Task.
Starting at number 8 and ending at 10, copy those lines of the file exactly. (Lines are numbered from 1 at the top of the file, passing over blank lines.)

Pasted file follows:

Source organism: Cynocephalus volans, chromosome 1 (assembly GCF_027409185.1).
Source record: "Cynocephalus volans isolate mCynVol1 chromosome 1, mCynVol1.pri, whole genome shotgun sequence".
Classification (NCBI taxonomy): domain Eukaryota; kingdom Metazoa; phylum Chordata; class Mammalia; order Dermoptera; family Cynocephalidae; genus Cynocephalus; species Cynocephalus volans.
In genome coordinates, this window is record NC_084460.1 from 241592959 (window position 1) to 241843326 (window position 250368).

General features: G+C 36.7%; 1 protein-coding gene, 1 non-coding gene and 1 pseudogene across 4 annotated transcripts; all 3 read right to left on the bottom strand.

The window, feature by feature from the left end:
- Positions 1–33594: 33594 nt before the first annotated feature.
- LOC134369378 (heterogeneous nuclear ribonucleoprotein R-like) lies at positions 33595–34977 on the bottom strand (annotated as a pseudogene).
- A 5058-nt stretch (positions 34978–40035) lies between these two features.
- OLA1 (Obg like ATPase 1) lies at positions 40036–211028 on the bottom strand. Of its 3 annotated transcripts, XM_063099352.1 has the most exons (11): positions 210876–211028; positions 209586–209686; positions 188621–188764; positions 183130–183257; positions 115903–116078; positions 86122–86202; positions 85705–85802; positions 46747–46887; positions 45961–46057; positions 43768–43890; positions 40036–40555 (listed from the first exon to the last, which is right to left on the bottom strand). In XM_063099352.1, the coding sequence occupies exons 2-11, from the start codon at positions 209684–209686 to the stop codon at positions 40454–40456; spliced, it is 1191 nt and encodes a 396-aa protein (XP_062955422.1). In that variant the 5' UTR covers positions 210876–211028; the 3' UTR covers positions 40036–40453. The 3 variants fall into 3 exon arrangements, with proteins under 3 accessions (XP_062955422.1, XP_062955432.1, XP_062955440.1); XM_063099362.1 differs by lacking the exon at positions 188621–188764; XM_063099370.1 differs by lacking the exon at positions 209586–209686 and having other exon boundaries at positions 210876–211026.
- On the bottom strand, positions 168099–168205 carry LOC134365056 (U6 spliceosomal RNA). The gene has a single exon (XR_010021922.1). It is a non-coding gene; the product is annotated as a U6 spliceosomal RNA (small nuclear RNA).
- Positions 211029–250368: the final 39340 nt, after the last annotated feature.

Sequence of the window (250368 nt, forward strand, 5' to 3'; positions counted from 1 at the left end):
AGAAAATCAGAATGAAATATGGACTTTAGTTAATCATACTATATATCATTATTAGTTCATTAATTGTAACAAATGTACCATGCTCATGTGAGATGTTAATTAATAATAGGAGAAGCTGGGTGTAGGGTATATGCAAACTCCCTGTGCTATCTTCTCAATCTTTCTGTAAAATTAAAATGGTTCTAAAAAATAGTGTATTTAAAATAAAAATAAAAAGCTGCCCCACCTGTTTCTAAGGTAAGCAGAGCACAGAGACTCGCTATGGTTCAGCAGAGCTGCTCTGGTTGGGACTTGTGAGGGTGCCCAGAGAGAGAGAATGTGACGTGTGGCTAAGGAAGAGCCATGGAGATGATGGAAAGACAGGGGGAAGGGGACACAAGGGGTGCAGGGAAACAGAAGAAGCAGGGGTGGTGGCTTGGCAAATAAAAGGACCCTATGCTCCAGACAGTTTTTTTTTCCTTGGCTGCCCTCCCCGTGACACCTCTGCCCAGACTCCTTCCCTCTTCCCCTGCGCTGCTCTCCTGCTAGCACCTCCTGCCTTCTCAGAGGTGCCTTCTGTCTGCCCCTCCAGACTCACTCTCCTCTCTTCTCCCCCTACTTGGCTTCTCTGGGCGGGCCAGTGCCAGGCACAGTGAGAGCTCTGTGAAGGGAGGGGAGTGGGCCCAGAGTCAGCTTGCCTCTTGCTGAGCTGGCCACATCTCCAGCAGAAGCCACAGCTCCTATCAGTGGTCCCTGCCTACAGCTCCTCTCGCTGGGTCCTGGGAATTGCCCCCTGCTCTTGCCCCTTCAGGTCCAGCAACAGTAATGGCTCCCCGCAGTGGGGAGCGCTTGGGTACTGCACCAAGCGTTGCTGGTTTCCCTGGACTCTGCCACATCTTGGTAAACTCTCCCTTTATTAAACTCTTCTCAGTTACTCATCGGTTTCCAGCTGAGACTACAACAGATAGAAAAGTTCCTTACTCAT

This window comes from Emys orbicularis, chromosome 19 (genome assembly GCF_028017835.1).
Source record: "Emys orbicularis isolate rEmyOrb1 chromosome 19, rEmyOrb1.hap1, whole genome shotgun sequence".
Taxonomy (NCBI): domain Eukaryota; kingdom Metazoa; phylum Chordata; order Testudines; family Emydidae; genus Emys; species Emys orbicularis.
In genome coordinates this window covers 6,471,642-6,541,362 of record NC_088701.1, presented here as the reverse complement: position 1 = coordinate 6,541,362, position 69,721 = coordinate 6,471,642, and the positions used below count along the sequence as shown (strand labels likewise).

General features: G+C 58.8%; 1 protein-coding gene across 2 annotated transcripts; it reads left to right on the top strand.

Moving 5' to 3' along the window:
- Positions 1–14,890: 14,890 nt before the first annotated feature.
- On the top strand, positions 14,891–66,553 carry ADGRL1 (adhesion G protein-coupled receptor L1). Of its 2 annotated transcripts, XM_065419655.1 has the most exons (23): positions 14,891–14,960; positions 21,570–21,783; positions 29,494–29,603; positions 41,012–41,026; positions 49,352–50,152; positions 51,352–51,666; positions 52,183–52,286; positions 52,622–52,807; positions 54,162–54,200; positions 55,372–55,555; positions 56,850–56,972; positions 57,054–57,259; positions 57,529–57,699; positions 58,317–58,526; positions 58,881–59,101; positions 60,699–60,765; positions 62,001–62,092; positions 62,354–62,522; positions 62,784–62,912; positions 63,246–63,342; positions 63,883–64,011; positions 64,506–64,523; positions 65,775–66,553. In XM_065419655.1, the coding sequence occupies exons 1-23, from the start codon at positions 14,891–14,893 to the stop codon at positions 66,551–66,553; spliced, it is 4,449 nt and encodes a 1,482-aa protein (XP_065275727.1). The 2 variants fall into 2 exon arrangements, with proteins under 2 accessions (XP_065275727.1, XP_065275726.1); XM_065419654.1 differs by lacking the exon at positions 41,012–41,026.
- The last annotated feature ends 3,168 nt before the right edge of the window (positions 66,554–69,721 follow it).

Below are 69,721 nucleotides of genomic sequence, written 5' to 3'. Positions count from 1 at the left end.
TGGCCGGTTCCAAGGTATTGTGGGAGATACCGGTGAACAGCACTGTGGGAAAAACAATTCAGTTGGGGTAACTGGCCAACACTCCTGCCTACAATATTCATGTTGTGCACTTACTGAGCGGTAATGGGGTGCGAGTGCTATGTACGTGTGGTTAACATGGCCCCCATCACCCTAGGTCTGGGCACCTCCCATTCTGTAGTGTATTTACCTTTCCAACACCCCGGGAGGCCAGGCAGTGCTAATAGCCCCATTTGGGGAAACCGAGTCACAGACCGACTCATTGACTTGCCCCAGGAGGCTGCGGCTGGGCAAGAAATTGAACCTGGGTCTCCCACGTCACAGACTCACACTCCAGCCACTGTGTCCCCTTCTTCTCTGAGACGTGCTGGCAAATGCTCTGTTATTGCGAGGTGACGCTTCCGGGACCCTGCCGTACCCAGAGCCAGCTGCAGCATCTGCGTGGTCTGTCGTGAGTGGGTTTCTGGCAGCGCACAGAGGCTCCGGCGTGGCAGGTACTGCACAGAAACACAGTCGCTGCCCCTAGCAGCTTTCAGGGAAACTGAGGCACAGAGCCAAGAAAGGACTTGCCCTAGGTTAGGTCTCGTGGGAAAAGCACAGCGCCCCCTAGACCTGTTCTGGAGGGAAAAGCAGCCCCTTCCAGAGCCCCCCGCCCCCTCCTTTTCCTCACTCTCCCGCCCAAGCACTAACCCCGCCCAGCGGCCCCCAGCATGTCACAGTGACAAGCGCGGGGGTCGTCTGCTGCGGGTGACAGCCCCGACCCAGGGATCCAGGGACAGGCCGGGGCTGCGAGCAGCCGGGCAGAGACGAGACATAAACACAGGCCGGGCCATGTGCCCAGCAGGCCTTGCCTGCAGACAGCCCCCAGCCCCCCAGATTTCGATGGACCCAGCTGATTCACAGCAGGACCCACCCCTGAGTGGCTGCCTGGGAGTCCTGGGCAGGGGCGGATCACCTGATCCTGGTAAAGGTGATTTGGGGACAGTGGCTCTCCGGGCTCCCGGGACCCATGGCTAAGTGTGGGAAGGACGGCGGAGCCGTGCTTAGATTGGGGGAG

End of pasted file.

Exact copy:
- LOC134369378 (heterogeneous nuclear ribonucleoprotein R-like) lies at positions 33595–34977 on the bottom strand (annotated as a pseudogene).
- A 5058-nt stretch (positions 34978–40035) lies between these two features.
- OLA1 (Obg like ATPase 1) lies at positions 40036–211028 on the bottom strand. Of its 3 annotated transcripts, XM_063099352.1 has the most exons (11): positions 210876–211028; positions 209586–209686; positions 188621–188764; positions 183130–183257; positions 115903–116078; positions 86122–86202; positions 85705–85802; positions 46747–46887; positions 45961–46057; positions 43768–43890; positions 40036–40555 (listed from the first exon to the last, which is right to left on the bottom strand). In XM_063099352.1, the coding sequence occupies exons 2-11, from the start codon at positions 209684–209686 to the stop codon at positions 40454–40456; spliced, it is 1191 nt and encodes a 396-aa protein (XP_062955422.1). In that variant the 5' UTR covers positions 210876–211028; the 3' UTR covers positions 40036–40453. The 3 variants fall into 3 exon arrangements, with proteins under 3 accessions (XP_062955422.1, XP_062955432.1, XP_062955440.1); XM_063099362.1 differs by lacking the exon at positions 188621–188764; XM_063099370.1 differs by lacking the exon at positions 209586–209686 and having other exon boundaries at positions 210876–211026.